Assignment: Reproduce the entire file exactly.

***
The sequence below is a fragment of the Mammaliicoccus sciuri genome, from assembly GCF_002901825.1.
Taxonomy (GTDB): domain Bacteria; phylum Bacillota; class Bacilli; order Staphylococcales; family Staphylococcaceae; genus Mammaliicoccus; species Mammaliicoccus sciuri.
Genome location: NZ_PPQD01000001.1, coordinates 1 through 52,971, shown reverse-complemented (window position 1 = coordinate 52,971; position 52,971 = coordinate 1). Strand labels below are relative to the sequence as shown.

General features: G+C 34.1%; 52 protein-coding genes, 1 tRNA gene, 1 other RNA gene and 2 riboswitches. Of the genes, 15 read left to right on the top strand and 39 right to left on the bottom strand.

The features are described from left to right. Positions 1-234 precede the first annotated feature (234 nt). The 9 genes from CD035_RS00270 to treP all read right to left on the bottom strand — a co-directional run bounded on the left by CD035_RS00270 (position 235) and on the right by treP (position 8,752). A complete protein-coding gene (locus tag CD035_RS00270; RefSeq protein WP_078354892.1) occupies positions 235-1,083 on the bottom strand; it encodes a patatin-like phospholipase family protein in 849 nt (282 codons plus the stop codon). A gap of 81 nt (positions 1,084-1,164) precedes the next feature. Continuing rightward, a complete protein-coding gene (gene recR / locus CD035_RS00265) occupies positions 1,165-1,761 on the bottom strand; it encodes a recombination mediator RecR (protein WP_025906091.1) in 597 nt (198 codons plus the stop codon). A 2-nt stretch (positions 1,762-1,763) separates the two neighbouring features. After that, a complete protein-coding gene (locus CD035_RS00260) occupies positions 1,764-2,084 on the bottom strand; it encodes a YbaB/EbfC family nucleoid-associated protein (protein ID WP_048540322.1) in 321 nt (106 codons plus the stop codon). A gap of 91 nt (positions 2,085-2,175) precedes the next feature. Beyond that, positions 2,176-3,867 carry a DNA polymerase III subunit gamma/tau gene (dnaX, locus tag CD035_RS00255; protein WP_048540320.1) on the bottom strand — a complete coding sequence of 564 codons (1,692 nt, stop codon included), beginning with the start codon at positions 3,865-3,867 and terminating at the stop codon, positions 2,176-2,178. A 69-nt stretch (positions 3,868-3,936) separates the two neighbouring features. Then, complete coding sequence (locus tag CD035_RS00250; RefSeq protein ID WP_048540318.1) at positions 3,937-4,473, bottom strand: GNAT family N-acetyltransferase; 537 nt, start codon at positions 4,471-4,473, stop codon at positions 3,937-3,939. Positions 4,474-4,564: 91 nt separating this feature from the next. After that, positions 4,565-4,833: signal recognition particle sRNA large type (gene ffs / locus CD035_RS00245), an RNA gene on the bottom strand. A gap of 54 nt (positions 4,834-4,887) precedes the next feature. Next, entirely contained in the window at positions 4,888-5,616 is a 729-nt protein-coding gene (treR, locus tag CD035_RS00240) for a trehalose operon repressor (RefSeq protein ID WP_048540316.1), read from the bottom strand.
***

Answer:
The sequence below is a fragment of the Mammaliicoccus sciuri genome, from assembly GCF_002901825.1.
Taxonomy (GTDB): domain Bacteria; phylum Bacillota; class Bacilli; order Staphylococcales; family Staphylococcaceae; genus Mammaliicoccus; species Mammaliicoccus sciuri.
Genome location: NZ_PPQD01000001.1, coordinates 1 through 52,971, shown reverse-complemented (window position 1 = coordinate 52,971; position 52,971 = coordinate 1). Strand labels below are relative to the sequence as shown.

General features: G+C 34.1%; 52 protein-coding genes, 1 tRNA gene, 1 other RNA gene and 2 riboswitches. Of the genes, 15 read left to right on the top strand and 39 right to left on the bottom strand.

The features are described from left to right. Positions 1-234 precede the first annotated feature (234 nt). The 9 genes from CD035_RS00270 to treP all read right to left on the bottom strand — a co-directional run bounded on the left by CD035_RS00270 (position 235) and on the right by treP (position 8,752). A complete protein-coding gene (locus tag CD035_RS00270; RefSeq protein WP_078354892.1) occupies positions 235-1,083 on the bottom strand; it encodes a patatin-like phospholipase family protein in 849 nt (282 codons plus the stop codon). A gap of 81 nt (positions 1,084-1,164) precedes the next feature. Continuing rightward, a complete protein-coding gene (gene recR / locus CD035_RS00265) occupies positions 1,165-1,761 on the bottom strand; it encodes a recombination mediator RecR (protein WP_025906091.1) in 597 nt (198 codons plus the stop codon). A 2-nt stretch (positions 1,762-1,763) separates the two neighbouring features. After that, a complete protein-coding gene (locus CD035_RS00260) occupies positions 1,764-2,084 on the bottom strand; it encodes a YbaB/EbfC family nucleoid-associated protein (protein ID WP_048540322.1) in 321 nt (106 codons plus the stop codon). A gap of 91 nt (positions 2,085-2,175) precedes the next feature. Beyond that, positions 2,176-3,867 carry a DNA polymerase III subunit gamma/tau gene (dnaX, locus tag CD035_RS00255; protein WP_048540320.1) on the bottom strand — a complete coding sequence of 564 codons (1,692 nt, stop codon included), beginning with the start codon at positions 3,865-3,867 and terminating at the stop codon, positions 2,176-2,178. A 69-nt stretch (positions 3,868-3,936) separates the two neighbouring features. Then, complete coding sequence (locus tag CD035_RS00250; RefSeq protein ID WP_048540318.1) at positions 3,937-4,473, bottom strand: GNAT family N-acetyltransferase; 537 nt, start codon at positions 4,471-4,473, stop codon at positions 3,937-3,939. Positions 4,474-4,564: 91 nt separating this feature from the next. After that, positions 4,565-4,833: signal recognition particle sRNA large type (gene ffs / locus CD035_RS00245), an RNA gene on the bottom strand. A gap of 54 nt (positions 4,834-4,887) precedes the next feature. Next, entirely contained in the window at positions 4,888-5,616 is a 729-nt protein-coding gene (treR, locus tag CD035_RS00240) for a trehalose operon repressor (RefSeq protein ID WP_048540316.1), read from the bottom strand.